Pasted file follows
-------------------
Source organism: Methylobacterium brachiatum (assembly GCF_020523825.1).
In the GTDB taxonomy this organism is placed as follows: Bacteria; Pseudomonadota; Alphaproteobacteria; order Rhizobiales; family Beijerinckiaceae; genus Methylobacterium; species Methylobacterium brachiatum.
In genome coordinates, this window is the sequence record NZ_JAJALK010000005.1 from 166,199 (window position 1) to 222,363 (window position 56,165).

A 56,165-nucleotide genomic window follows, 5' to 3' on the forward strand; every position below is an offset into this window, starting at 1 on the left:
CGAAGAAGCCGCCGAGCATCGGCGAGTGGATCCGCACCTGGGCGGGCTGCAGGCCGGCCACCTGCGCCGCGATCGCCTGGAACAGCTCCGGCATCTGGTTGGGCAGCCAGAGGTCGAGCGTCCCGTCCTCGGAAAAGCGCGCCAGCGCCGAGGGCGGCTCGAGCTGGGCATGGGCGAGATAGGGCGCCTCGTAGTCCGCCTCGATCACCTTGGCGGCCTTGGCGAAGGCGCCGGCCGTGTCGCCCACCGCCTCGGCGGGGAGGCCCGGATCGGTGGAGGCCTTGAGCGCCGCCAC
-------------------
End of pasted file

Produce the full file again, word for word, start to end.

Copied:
Source organism: Methylobacterium brachiatum (assembly GCF_020523825.1).
In the GTDB taxonomy this organism is placed as follows: Bacteria; Pseudomonadota; Alphaproteobacteria; order Rhizobiales; family Beijerinckiaceae; genus Methylobacterium; species Methylobacterium brachiatum.
In genome coordinates, this window is the sequence record NZ_JAJALK010000005.1 from 166,199 (window position 1) to 222,363 (window position 56,165).

A 56,165-nucleotide genomic window follows, 5' to 3' on the forward strand; every position below is an offset into this window, starting at 1 on the left:
CGAAGAAGCCGCCGAGCATCGGCGAGTGGATCCGCACCTGGGCGGGCTGCAGGCCGGCCACCTGCGCCGCGATCGCCTGGAACAGCTCCGGCATCTGGTTGGGCAGCCAGAGGTCGAGCGTCCCGTCCTCGGAAAAGCGCGCCAGCGCCGAGGGCGGCTCGAGCTGGGCATGGGCGAGATAGGGCGCCTCGTAGTCCGCCTCGATCACCTTGGCGGCCTTGGCGAAGGCGCCGGCCGTGTCGCCCACCGCCTCGGCGGGGAGGCCCGGATCGGTGGAGGCCTTGAGCGCCGCCAC